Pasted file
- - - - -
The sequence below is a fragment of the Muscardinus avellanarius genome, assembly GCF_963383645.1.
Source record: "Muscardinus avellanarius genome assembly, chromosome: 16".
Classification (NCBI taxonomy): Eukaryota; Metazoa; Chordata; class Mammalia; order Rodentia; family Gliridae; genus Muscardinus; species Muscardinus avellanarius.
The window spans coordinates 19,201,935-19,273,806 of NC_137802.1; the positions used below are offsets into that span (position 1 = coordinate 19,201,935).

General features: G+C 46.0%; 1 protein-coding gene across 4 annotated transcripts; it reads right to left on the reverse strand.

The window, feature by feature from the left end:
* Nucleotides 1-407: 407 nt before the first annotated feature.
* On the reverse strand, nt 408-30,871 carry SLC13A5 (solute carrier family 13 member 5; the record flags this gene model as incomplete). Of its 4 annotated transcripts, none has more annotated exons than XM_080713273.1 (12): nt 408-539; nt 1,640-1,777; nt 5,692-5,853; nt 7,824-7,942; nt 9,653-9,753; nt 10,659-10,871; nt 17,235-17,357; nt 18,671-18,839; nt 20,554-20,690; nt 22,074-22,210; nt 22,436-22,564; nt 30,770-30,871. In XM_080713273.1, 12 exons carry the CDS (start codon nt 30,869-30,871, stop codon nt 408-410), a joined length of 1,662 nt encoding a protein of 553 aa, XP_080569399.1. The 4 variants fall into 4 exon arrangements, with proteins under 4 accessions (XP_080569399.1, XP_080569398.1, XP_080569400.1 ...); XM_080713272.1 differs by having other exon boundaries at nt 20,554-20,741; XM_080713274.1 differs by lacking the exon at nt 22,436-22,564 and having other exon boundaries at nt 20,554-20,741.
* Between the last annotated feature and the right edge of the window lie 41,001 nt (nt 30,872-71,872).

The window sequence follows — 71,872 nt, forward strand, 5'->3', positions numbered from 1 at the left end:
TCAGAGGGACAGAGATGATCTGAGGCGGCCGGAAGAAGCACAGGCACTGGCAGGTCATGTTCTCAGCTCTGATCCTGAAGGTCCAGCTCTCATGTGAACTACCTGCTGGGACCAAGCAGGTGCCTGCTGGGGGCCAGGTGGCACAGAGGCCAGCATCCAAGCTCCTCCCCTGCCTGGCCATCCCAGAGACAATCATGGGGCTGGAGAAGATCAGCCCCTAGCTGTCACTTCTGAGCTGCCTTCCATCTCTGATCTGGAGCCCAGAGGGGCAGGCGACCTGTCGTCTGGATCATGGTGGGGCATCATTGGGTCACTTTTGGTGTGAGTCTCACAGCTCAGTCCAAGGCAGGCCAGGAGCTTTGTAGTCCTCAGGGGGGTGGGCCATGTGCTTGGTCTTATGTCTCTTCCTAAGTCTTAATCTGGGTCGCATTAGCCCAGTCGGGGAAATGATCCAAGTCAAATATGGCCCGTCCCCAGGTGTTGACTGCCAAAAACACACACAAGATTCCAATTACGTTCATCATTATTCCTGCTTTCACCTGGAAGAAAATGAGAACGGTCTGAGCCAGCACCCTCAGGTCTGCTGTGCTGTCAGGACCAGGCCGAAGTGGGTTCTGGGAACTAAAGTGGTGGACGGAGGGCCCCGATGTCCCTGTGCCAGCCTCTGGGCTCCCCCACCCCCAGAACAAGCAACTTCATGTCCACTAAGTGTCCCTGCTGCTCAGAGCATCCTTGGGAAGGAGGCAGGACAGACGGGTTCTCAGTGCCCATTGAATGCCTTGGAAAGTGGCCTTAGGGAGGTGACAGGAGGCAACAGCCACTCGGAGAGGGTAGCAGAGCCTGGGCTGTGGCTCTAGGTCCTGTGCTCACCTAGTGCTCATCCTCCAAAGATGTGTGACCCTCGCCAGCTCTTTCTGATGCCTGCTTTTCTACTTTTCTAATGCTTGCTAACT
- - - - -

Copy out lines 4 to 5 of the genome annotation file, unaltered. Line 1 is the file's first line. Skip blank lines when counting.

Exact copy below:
The window spans coordinates 19,201,935-19,273,806 of NC_137802.1; the positions used below are offsets into that span (position 1 = coordinate 19,201,935).

General features: G+C 46.0%; 1 protein-coding gene across 4 annotated transcripts; it reads right to left on the reverse strand.